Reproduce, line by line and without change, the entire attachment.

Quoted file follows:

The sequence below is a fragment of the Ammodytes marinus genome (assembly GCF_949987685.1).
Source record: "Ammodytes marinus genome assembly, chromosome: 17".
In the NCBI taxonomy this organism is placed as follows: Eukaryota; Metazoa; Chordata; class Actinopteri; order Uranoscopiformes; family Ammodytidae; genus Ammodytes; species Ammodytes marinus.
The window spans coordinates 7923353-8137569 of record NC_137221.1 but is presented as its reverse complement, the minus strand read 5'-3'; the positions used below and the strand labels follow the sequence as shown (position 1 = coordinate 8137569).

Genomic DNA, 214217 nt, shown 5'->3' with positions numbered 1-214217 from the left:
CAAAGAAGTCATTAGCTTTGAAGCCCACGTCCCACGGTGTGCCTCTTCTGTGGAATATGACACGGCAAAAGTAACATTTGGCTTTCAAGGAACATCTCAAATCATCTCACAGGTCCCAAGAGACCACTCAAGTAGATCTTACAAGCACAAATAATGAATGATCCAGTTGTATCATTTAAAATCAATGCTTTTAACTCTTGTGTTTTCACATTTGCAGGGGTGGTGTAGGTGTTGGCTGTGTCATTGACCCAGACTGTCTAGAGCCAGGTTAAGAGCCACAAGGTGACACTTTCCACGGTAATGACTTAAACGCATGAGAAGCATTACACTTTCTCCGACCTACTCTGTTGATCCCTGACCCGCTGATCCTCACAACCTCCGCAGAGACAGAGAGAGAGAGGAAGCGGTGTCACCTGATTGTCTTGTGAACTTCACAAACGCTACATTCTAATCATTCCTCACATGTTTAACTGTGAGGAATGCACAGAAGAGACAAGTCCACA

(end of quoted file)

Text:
The sequence below is a fragment of the Ammodytes marinus genome (assembly GCF_949987685.1).
Source record: "Ammodytes marinus genome assembly, chromosome: 17".
In the NCBI taxonomy this organism is placed as follows: Eukaryota; Metazoa; Chordata; class Actinopteri; order Uranoscopiformes; family Ammodytidae; genus Ammodytes; species Ammodytes marinus.
The window spans coordinates 7923353-8137569 of record NC_137221.1 but is presented as its reverse complement, the minus strand read 5'-3'; the positions used below and the strand labels follow the sequence as shown (position 1 = coordinate 8137569).

Genomic DNA, 214217 nt, shown 5'->3' with positions numbered 1-214217 from the left:
CAAAGAAGTCATTAGCTTTGAAGCCCACGTCCCACGGTGTGCCTCTTCTGTGGAATATGACACGGCAAAAGTAACATTTGGCTTTCAAGGAACATCTCAAATCATCTCACAGGTCCCAAGAGACCACTCAAGTAGATCTTACAAGCACAAATAATGAATGATCCAGTTGTATCATTTAAAATCAATGCTTTTAACTCTTGTGTTTTCACATTTGCAGGGGTGGTGTAGGTGTTGGCTGTGTCATTGACCCAGACTGTCTAGAGCCAGGTTAAGAGCCACAAGGTGACACTTTCCACGGTAATGACTTAAACGCATGAGAAGCATTACACTTTCTCCGACCTACTCTGTTGATCCCTGACCCGCTGATCCTCACAACCTCCGCAGAGACAGAGAGAGAGAGGAAGCGGTGTCACCTGATTGTCTTGTGAACTTCACAAACGCTACATTCTAATCATTCCTCACATGTTTAACTGTGAGGAATGCACAGAAGAGACAAGTCCACA